Search site
Cymraeg

How do I choose a setting?

Finding a setting that will suit your child

  • You can start by looking for schools near you online School contact details
  • Visit at least two settings so that you have something to compare
  • Does the setting already have all the things your child needs or could they be developed?
  • Try to keep an open mind until you have looked at all the possibilities and spoken to the professionals involved with your child.
  • Speak to the Specialist Teachers for Additional Learning Needs or the Educational Psychologist or the health professionals who may be involved with your child

Before visiting the setting

  • Make a checklist of all the things that are important to you and your child. This will help you to ask the right questions.
  • Ask for a school prospectus or brochure (or find a copy online).
  • Look up the school's most recent Estyn report on the internet.
  • Take any relevant information about your child or young person's additional needs with you.
  • Think carefully about whether you want to take your child with you on the first visit (you could discuss this with the setting or another professional).
  • Decide if you want to take someone along with you such as a friend or relative. They can help in discussing your impressions afterwards.
  • Ask to have a guided tour of the setting. You will get a better feel for the setting if you do this when the children are there.
  • Think about speaking to other parents. However, it is important to keep an open mind. All settings change and information can be out of date. Also, different things are important to different parents. You know your child best, and what is likely to suit him or her.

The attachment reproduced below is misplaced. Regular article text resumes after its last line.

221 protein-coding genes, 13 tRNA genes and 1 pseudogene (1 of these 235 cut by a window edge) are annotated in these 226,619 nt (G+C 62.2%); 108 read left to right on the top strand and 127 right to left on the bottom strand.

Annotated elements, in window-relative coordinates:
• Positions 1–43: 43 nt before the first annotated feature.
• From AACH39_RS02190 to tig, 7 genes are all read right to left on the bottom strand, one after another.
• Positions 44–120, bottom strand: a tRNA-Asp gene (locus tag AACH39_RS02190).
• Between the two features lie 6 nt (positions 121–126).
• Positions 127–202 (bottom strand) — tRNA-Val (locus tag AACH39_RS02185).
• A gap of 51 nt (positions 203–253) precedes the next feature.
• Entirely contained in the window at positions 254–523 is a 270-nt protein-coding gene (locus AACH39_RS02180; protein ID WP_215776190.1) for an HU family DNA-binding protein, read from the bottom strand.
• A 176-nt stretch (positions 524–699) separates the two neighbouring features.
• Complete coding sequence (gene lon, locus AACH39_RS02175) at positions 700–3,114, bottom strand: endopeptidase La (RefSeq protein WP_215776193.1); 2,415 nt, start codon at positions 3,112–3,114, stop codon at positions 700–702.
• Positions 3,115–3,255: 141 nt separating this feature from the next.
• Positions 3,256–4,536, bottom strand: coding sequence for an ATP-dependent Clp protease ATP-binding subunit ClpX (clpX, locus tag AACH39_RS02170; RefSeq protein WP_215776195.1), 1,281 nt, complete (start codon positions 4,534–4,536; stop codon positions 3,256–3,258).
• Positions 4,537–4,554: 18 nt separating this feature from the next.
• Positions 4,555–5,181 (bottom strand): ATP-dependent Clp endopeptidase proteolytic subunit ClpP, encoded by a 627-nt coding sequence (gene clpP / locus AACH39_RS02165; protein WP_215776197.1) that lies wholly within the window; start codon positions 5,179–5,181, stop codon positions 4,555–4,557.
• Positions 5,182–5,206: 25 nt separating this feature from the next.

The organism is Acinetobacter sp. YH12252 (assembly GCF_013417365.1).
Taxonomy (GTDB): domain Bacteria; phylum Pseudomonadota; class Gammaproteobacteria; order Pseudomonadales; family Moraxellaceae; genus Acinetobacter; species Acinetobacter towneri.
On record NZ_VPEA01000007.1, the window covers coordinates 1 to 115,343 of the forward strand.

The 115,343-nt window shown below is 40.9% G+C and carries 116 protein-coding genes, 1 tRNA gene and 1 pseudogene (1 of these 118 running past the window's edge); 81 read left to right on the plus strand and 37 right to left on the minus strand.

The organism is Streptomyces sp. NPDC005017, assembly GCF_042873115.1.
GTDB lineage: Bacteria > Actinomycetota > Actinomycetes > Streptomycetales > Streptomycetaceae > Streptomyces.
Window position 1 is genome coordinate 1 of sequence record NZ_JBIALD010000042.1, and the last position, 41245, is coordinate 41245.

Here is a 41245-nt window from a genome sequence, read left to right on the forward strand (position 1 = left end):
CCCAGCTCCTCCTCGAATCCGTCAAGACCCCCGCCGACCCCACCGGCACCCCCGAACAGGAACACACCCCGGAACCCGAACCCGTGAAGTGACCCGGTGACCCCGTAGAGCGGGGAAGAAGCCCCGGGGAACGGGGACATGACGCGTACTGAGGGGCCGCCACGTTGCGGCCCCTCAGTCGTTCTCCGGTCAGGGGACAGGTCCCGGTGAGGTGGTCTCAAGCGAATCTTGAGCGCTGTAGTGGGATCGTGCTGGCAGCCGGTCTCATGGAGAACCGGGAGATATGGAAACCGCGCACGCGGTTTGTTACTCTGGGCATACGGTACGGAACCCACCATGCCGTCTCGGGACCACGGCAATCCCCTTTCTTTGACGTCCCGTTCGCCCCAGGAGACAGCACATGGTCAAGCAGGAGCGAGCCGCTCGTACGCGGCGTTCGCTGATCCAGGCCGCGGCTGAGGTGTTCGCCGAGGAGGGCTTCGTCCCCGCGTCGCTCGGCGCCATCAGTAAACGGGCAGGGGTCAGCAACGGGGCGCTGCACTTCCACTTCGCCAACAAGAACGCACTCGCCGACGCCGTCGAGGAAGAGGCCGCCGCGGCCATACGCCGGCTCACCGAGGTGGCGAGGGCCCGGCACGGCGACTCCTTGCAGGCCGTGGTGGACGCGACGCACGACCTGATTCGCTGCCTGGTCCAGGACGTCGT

What should I ask during my visit?

Here are some questions you might want to ask. You will think of other things that are important to you and your family. If you are going to visit more than one school you might want to jot down some notes to help you remember.

  • How many pupils would be in my child's class?
  • What will the school do to make sure that all the staff know about my child's individual needs?
  • How does the school arrange extra support for children who need it?
  • How will I be involved in planning for my child's needs and reviewing his or her progress?
  • How will the other children be helped to understand my child's needs?
  • How will my child be helped to settle into school and to make friends?
  • How will I be kept up to date about what is happening in school?
  • How does the school help children to learn how to behave?
  • How does the school deal with bullying?
  • How will the school make sure my child has the chance to take part in all areas of the curriculum and extracurricular activities (such as lunchtime and after school clubs and outings)?

Remember, your own experiences of school may affect the way you see the school. Try to put these feelings aside and look at the school from your child's perspective.

Applying for a school place

Once you have narrowed down your list of preferred schools, it's time to apply for a place. Apply for a school place

Admissions criteria

Before submitting your application, it's very important to read the school's admission criteria; different schools have different criteria. If the school you're interested in is popular, the admissions criteria will give you a realistic idea of your child's chances of getting a place there. School admission arrangements 2020/2021

Specialist settings

The Additional Learning Needs of children will normally be met in mainstream schools or settings. For some children and young people, it may be necessary to provide more support that can be provided by a mainstream school. To support those with complex needs there are a number of specialist centres attached to the Foundation Phase, junior, primary and secondary mainstream schools. In addition, there are special schools providing to those who need intensive specialist support. Specialist teaching facilities

 

Powered by GOSS iCM